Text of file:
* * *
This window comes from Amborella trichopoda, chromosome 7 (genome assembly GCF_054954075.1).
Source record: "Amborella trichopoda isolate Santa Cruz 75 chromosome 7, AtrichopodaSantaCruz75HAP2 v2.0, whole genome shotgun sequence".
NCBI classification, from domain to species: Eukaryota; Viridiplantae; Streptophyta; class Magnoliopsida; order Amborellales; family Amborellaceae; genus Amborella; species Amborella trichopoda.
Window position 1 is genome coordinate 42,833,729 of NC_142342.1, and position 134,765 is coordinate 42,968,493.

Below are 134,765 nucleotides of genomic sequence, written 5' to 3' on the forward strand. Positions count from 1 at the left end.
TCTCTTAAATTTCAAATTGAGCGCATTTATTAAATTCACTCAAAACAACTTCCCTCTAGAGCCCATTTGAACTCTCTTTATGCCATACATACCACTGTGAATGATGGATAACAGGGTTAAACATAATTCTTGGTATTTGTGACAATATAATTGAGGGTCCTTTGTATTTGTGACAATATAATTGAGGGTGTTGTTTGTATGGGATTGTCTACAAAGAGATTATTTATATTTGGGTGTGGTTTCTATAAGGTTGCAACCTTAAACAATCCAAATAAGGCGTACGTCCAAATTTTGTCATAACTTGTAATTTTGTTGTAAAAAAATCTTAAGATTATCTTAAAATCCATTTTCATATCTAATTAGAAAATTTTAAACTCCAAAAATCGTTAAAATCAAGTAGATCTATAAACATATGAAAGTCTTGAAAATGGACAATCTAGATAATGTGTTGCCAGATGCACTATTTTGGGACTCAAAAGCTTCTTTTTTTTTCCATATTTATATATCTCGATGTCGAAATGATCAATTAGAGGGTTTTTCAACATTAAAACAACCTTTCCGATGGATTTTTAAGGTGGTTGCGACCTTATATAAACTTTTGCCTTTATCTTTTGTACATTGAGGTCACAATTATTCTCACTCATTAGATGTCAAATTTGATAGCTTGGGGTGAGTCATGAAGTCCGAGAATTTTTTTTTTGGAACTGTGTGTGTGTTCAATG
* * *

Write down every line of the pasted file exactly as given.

This window comes from Amborella trichopoda, chromosome 7 (genome assembly GCF_054954075.1).
Source record: "Amborella trichopoda isolate Santa Cruz 75 chromosome 7, AtrichopodaSantaCruz75HAP2 v2.0, whole genome shotgun sequence".
NCBI classification, from domain to species: Eukaryota; Viridiplantae; Streptophyta; class Magnoliopsida; order Amborellales; family Amborellaceae; genus Amborella; species Amborella trichopoda.
Window position 1 is genome coordinate 42,833,729 of NC_142342.1, and position 134,765 is coordinate 42,968,493.

Below are 134,765 nucleotides of genomic sequence, written 5' to 3' on the forward strand. Positions count from 1 at the left end.
TCTCTTAAATTTCAAATTGAGCGCATTTATTAAATTCACTCAAAACAACTTCCCTCTAGAGCCCATTTGAACTCTCTTTATGCCATACATACCACTGTGAATGATGGATAACAGGGTTAAACATAATTCTTGGTATTTGTGACAATATAATTGAGGGTCCTTTGTATTTGTGACAATATAATTGAGGGTGTTGTTTGTATGGGATTGTCTACAAAGAGATTATTTATATTTGGGTGTGGTTTCTATAAGGTTGCAACCTTAAACAATCCAAATAAGGCGTACGTCCAAATTTTGTCATAACTTGTAATTTTGTTGTAAAAAAATCTTAAGATTATCTTAAAATCCATTTTCATATCTAATTAGAAAATTTTAAACTCCAAAAATCGTTAAAATCAAGTAGATCTATAAACATATGAAAGTCTTGAAAATGGACAATCTAGATAATGTGTTGCCAGATGCACTATTTTGGGACTCAAAAGCTTCTTTTTTTTTCCATATTTATATATCTCGATGTCGAAATGATCAATTAGAGGGTTTTTCAACATTAAAACAACCTTTCCGATGGATTTTTAAGGTGGTTGCGACCTTATATAAACTTTTGCCTTTATCTTTTGTACATTGAGGTCACAATTATTCTCACTCATTAGATGTCAAATTTGATAGCTTGGGGTGAGTCATGAAGTCCGAGAATTTTTTTTTTGGAACTGTGTGTGTGTTCAATG